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‘Avatar: The Last Airbender’ Trio Bonded by Taking Naps on Appa Between Shoots: ‘We Couldn’t Stop Kicking One Another’

In the world of “Avatar: The Last Airbender,” a sky bison makes for the best nap spot, the young cast soon learned.

Gordon Cormier, who plays the show’s main character Aang, shared that he and fellow co-stars Kiawentiio and Ian Ousley, who play siblings Katara and Sokka, bonded on set by napping on Appa, Aang’s giant flying bison, for hours at a time between shoots.

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The trio would end up “kicking one another” to try and secure more space on the furry fake creature, leading to skirmishes and laughs shared afterward.

“They told us that we have to wait up there [on Appa] for 15 minutes and that we could come down, but it’d be kind of useless. So we stay up there; 30 minutes go by, and nothing is happening. We eventually started napping and forming this crazy puzzle shape to stay in the saddle, and we started kicking and shoving one another,” Cormier said. “We were all getting really mad at each other. It was a great memory because now I can look back at it and think about how pissed off we were because we were all trying to sleep. It took like an hour but was a good bonding experience.”

Cormier shared the story at the premiere of Netflix’s new series, an adaptation of the original animated Nickelodeon show of the same name, at The Egyptian Theatre Hollywood in Hollywood.

In addition to Kiawentiio and Ousley, stars Dallas Liu, Ken Leung, Paul Sun-Hyung Lee and Daniel Dae Kim, who play Zuko, Commander Zhao, Iroh and Fire Lord Ozai, respectively, joined showrunner Albert Kim and others at the red carpet.

Ousley’s Sokka is a warrior of the Southern Water Tribe, a nation where some people can manipulate, or “bend,” water telekinetically, and the older brother to Kiawentiio’s Katara, a water bender herself.

When asked to reveal what “older brother pranks” he’d play on his television younger sister, Ousley confessed he’d often distract Kiawentiio during her most “serious” scenes by making faces at her in an attempt to break character.

“I would try to make her laugh when the camera wasn’t on me. So sometimes she’d be in serious scenes, and I’d try and do something goofy to make her laugh because we’d been filming for like 12 hours,” Ousley said. “She’d get so mad and tell me, ‘Dude, I’m literally supposed to be crying here.'”

For her part, Kiawentiio described Ousley as her “adopted older brother” and recalled that a favorite tradition of the trio would be to grab Bubble “Boba” tea after a long day of shooting: “In the two or three years since we’ve met each other, we’ve gotten super close, and they really are like my family.”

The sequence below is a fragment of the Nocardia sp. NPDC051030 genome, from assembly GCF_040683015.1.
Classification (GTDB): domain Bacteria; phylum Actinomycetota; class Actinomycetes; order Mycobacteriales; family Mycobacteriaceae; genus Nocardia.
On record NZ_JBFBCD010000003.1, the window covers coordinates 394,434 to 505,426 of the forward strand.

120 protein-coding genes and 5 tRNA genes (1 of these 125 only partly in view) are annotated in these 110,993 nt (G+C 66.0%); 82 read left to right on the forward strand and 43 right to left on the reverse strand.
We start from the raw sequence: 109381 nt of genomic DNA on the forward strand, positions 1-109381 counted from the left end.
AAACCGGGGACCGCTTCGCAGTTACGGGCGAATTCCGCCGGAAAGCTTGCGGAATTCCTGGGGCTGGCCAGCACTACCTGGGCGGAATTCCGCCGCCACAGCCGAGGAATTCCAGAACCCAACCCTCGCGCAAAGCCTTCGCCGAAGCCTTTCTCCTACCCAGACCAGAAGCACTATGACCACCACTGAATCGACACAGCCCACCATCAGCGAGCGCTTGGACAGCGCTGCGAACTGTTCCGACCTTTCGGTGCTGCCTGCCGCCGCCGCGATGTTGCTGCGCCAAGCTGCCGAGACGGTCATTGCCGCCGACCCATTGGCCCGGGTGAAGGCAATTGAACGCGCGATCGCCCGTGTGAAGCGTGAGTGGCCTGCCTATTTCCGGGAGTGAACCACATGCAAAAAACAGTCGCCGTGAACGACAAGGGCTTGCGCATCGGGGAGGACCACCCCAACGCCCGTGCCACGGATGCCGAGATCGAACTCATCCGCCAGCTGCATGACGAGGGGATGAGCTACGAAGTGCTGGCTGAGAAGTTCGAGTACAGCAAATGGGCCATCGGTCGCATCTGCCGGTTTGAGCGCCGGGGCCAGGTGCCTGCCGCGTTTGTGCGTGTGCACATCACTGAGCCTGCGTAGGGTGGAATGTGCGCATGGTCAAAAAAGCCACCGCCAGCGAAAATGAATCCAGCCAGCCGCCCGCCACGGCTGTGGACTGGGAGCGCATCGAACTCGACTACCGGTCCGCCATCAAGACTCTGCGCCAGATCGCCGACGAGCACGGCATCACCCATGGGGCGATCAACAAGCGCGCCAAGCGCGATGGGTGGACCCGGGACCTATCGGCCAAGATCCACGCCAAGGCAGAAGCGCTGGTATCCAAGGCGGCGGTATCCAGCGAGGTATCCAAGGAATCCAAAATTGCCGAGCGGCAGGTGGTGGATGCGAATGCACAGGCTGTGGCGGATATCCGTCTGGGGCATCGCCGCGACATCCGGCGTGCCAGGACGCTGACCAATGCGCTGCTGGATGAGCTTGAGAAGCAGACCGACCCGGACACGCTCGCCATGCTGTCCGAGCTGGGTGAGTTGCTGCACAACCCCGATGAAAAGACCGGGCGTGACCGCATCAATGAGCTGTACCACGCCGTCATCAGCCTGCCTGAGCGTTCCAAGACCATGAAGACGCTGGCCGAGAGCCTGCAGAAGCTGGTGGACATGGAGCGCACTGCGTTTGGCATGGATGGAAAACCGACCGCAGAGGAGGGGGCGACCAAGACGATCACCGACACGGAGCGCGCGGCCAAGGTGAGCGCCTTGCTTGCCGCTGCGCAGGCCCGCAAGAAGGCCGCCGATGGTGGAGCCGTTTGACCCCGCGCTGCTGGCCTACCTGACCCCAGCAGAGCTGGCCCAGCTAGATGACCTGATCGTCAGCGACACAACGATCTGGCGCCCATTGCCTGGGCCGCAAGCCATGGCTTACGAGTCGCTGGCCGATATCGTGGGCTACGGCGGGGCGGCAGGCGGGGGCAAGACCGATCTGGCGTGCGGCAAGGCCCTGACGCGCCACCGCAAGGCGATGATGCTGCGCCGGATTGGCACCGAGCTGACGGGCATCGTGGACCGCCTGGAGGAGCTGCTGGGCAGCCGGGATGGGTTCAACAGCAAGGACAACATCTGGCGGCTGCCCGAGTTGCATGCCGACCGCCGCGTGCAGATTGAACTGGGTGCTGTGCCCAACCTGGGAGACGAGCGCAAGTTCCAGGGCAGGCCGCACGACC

The series follows Aang (Cormier), the young Avatar, as he learns to master the four elements (water, earth, fire and air) to restore balance to a world threatened by the Fire Nation. Alongside his newfound friends Sokka (Ousley) and Katara (Kiawentiio), Aang embarks on a quest to save the world and fight back against the onslaught of Fire Lord Ozai (Daniel Dae Kim).

Fans of the original “Avatar” series have expressed concerns about the new show’s faithfulness to the Nickelodeon series. Original creators Bryan Konietzko and Michael Dante DiMartino, who had spent two years developing the live-action adaptation for Netflix, previously exited over creative differences, leaving Kim as the sole showrunner.

At the premiere, Kim tried to ease fans’ fears by assuring them that he, too, was a fan of the original show.

“My message to fans is that, like them, I am first and foremost a fan,” Kim said. “So I understand all their concerns, I understand all the expectations they have, and it’s not something we take lightly. So, I hope that they’ll give us a chance and that they can appreciate everything that we’ve done.”

The original “Avatar” show ran for three seasons, but Kim didn’t specify how many seasons he plans for the Netflix adaptation to span. He said he’d love to work on the show for as long as “fans want them to.” The showrunner also noted the original show’s sequel series, “The Legend of Korra,” and multiple comic books as inspiration points for the series.

“We’re all obviously aware of ‘Korra’ and all the other follow-up works like comic books and novelizations, and we drew upon a lot of that in the building this season,” Kim said. “I think fans will recognize some of that when they watch what we’ve done.”

Netflix’s “Avatar: The Last Airbender” will premiere on Feb. 22.

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